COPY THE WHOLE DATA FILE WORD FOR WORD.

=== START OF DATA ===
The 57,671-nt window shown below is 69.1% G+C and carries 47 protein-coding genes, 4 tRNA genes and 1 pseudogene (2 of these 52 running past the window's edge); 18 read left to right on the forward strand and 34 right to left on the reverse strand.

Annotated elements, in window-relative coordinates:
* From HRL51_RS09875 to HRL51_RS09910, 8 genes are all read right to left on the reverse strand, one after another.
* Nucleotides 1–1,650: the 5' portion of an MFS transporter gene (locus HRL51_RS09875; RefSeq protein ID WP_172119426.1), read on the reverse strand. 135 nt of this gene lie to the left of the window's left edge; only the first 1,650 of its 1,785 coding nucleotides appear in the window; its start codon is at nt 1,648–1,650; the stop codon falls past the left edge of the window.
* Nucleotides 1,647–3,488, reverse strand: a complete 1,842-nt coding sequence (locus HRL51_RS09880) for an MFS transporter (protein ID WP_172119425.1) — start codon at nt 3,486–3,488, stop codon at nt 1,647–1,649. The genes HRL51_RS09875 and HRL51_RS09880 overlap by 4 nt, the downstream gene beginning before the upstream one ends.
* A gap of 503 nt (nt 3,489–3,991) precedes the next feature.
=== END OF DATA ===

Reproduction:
The 57,671-nt window shown below is 69.1% G+C and carries 47 protein-coding genes, 4 tRNA genes and 1 pseudogene (2 of these 52 running past the window's edge); 18 read left to right on the forward strand and 34 right to left on the reverse strand.

Annotated elements, in window-relative coordinates:
* From HRL51_RS09875 to HRL51_RS09910, 8 genes are all read right to left on the reverse strand, one after another.
* Nucleotides 1–1,650: the 5' portion of an MFS transporter gene (locus HRL51_RS09875; RefSeq protein ID WP_172119426.1), read on the reverse strand. 135 nt of this gene lie to the left of the window's left edge; only the first 1,650 of its 1,785 coding nucleotides appear in the window; its start codon is at nt 1,648–1,650; the stop codon falls past the left edge of the window.
* Nucleotides 1,647–3,488, reverse strand: a complete 1,842-nt coding sequence (locus HRL51_RS09880) for an MFS transporter (protein ID WP_172119425.1) — start codon at nt 3,486–3,488, stop codon at nt 1,647–1,649. The genes HRL51_RS09875 and HRL51_RS09880 overlap by 4 nt, the downstream gene beginning before the upstream one ends.
* A gap of 503 nt (nt 3,489–3,991) precedes the next feature.